Photo story: A day on the job as an aid worker in Mykolaiv

20-year-old Katia spends every day helping people affected by the war in Ukraine.

DCA Ukraine

When the war broke out in 2022, Katia was studying law in Mykolaiv. She quickly decided that she wanted to be of use to Mykolaiv’s most vulnerable citizens. Since then, she has worked as a volunteer in several civil society organizations and is now a full-time employee at DanChurchAid (DCA) / Norwegian Church Aid’s (NCA) partner organization Right to Protection.

20-year-old Katia is part of a team at Right to Protection that is helping people in vulnerable situations in Mykolaiv and Kherson Oblasts in Southern Ukraine. Funded by the European Union Humanitarian Aid, this support extends from case management and helping people get to their appointment at the hospital or local authority to legal aid when personal documents have been lost during the war.

Case management and legal aid are crucial for vulnerable people near frontlines and in de-occupied areas of Ukraine. These services help address complex needs, ensure access to vital resources, secure legal rights, and navigate bureaucratic challenges, which are often exacerbated by conflict. This assistance is vital for improving their quality of life, safeguarding their rights, and fostering resilience amid ongoing instability.

In order for the support to reach the vulnerable population in Mykolaiv and Kherson, people like Katia are needed. She drives around Mykolaiv and the surrounding area to help people with everything from getting to the hospital for examinations, obtaining SIM cards, getting a bank account, to helping communicate with the authorities about pension payments. In short, anything that people find difficult to manage on their own. However, that is not the limit of her job. She is a visiting friend for people, who are often dealing with loneliness, and whose families live far from them.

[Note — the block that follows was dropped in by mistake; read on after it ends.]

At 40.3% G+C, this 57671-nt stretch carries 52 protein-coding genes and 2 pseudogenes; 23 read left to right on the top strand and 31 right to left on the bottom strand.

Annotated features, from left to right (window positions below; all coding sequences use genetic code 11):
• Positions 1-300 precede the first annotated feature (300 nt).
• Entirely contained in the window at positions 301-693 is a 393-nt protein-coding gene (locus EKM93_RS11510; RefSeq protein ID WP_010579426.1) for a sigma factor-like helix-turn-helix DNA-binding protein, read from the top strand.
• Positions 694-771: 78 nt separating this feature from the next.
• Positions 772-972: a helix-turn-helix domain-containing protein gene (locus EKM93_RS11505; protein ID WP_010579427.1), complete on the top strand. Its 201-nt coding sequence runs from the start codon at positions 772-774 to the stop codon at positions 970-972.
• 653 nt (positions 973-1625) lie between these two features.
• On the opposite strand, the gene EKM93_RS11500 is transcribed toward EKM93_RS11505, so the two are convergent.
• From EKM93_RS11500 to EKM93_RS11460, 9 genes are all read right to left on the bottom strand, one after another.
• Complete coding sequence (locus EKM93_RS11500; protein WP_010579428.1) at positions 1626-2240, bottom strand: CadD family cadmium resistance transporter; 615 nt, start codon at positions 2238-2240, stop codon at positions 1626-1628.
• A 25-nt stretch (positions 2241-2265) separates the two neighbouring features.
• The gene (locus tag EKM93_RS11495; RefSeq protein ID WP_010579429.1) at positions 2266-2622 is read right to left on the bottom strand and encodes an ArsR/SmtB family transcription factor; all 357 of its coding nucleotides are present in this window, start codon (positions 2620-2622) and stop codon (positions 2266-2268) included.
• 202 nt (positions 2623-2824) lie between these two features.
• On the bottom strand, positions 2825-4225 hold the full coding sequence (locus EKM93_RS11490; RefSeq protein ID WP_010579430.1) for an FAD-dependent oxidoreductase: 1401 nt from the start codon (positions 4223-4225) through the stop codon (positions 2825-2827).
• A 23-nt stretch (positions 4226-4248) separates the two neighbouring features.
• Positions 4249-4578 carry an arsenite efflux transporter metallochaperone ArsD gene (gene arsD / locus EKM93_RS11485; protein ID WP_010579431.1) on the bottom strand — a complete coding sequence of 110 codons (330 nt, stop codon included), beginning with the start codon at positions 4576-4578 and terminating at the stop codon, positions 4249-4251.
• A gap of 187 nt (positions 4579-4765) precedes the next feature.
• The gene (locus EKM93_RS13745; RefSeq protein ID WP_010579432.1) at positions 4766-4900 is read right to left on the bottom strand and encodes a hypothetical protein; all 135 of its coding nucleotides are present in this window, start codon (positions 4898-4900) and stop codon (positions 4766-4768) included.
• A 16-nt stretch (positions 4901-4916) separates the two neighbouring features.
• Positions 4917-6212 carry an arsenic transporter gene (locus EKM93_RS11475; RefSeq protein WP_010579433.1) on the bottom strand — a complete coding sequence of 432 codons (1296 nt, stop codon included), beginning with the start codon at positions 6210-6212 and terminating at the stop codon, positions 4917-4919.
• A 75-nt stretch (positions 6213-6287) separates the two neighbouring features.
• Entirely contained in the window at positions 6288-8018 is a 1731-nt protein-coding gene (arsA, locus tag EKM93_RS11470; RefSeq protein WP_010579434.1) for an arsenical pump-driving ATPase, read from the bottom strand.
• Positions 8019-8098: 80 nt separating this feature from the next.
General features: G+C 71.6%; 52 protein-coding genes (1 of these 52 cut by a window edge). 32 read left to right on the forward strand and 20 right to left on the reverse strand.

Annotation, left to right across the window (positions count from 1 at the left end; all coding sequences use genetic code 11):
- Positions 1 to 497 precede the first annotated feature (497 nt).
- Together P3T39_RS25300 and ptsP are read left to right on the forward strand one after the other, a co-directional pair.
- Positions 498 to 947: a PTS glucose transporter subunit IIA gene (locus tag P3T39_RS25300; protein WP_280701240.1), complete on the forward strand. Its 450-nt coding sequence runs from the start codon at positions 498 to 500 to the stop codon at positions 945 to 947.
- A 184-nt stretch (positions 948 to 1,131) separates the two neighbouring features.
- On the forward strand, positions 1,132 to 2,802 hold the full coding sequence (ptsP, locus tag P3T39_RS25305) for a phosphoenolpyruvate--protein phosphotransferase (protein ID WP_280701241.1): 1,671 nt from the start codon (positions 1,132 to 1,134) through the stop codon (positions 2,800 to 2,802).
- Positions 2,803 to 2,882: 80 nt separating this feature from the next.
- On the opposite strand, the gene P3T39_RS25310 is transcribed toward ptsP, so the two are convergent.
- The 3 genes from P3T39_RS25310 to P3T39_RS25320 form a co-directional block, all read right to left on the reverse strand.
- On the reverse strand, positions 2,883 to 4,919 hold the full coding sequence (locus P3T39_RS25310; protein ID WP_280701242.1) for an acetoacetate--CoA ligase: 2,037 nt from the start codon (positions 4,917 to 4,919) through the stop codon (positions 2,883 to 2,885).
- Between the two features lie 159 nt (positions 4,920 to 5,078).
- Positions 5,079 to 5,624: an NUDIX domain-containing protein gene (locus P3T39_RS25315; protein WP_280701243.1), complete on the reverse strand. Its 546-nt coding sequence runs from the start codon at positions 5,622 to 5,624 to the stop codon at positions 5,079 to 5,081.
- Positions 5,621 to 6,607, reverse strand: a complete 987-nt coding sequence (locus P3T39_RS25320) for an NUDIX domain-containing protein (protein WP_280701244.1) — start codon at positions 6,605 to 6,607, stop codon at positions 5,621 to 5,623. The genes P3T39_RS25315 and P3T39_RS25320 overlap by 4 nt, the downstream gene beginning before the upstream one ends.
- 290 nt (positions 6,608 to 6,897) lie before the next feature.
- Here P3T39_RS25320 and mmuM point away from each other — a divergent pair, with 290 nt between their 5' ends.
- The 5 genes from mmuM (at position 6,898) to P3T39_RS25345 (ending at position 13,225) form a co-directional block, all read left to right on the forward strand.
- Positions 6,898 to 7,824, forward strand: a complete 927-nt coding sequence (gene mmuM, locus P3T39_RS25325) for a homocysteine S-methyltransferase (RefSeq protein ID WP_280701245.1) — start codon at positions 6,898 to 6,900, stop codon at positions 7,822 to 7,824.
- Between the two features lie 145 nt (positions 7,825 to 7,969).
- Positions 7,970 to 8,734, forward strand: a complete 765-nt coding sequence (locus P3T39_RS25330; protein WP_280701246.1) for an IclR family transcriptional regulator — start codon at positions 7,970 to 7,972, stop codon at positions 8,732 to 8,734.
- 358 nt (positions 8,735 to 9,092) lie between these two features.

“My goal is to help people who live with difficult life circumstances after the outbreak of the war. This concerns people who, due to various circumstances such as disabilities, limited mobility, or psychological distress, are unable to solve their problems on their own and require social support,” says Katia.

This photo series follows Katia through one day on the job.

Many of the people Katia (center) helps are internally displaced persons (IDPs). Tetiana (left) and Liubov (right), both from the town of Ochakiv, receive support that enables them to access medicine and visit the hospital when needed.
50-year-old Anatolii sustained several serious injuries including in his stomach during a shelling in Beryslav, Kherson. He has received support to obtain an IDP status and get compensation as an IDP. Katia has also helped him get a bank card and taken Anatolii to the employment center.
Anatolii is currently living in a center for IDPs in Mykolaiv.
“My work is not easy, but it satisfies me because every day I help people in need. My day feels full of positivity if I have been able to assist people in need, making their lives better. I especially enjoy seeing the joy in the people I have been able to help by solving their problems. Sometimes they meet me with tears of joy,” Katia says.
Anna (left) used to live in Kherson, but has since the outbreak of war relocated to Mykolaiv. Katia is helping her get to the hospital. Previously, Katia has helped Anna get her pension funds and access to humanitarian aid.
Maria (left) was evacuated from Kherson at the beginning of the war. She is currently living at the Mykolaiv Geriatric Center, where Katia comes to visit her. Maria has already lost two children before the war, and now she has lost her house in Kherson. When Katia steps in the door, she livens up. “It’s so wonderful when she comes,” says Maria.
“Their smiles, their joy and hope for a better future, their belief in an improved situation, and the understanding that they are not alone, not left to handle their problems on their own, but can always count on the support of our organization – that is the best reward for my work,” Katia says.

© Rasmus Emil Gravesen

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